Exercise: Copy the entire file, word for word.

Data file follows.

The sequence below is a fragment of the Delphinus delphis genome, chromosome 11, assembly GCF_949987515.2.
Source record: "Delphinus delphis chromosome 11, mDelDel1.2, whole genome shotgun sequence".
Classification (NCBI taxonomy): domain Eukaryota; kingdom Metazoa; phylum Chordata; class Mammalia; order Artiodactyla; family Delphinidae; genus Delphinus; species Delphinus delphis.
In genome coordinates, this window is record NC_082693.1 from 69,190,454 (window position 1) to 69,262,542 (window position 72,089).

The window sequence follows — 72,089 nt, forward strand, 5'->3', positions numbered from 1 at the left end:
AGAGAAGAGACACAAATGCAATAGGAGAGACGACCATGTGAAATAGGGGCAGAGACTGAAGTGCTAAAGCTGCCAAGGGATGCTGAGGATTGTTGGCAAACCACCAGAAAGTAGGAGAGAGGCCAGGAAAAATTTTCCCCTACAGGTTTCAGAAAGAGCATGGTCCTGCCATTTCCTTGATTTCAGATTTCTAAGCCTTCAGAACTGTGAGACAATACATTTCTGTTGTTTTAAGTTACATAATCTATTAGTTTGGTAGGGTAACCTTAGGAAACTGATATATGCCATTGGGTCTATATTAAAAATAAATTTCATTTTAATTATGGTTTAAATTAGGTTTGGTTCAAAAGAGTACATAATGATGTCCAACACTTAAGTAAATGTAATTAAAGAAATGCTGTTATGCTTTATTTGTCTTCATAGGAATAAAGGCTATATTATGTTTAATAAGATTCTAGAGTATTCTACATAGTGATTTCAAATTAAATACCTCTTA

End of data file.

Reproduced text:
The sequence below is a fragment of the Delphinus delphis genome, chromosome 11, assembly GCF_949987515.2.
Source record: "Delphinus delphis chromosome 11, mDelDel1.2, whole genome shotgun sequence".
Classification (NCBI taxonomy): domain Eukaryota; kingdom Metazoa; phylum Chordata; class Mammalia; order Artiodactyla; family Delphinidae; genus Delphinus; species Delphinus delphis.
In genome coordinates, this window is record NC_082693.1 from 69,190,454 (window position 1) to 69,262,542 (window position 72,089).

The window sequence follows — 72,089 nt, forward strand, 5'->3', positions numbered from 1 at the left end:
AGAGAAGAGACACAAATGCAATAGGAGAGACGACCATGTGAAATAGGGGCAGAGACTGAAGTGCTAAAGCTGCCAAGGGATGCTGAGGATTGTTGGCAAACCACCAGAAAGTAGGAGAGAGGCCAGGAAAAATTTTCCCCTACAGGTTTCAGAAAGAGCATGGTCCTGCCATTTCCTTGATTTCAGATTTCTAAGCCTTCAGAACTGTGAGACAATACATTTCTGTTGTTTTAAGTTACATAATCTATTAGTTTGGTAGGGTAACCTTAGGAAACTGATATATGCCATTGGGTCTATATTAAAAATAAATTTCATTTTAATTATGGTTTAAATTAGGTTTGGTTCAAAAGAGTACATAATGATGTCCAACACTTAAGTAAATGTAATTAAAGAAATGCTGTTATGCTTTATTTGTCTTCATAGGAATAAAGGCTATATTATGTTTAATAAGATTCTAGAGTATTCTACATAGTGATTTCAAATTAAATACCTCTTA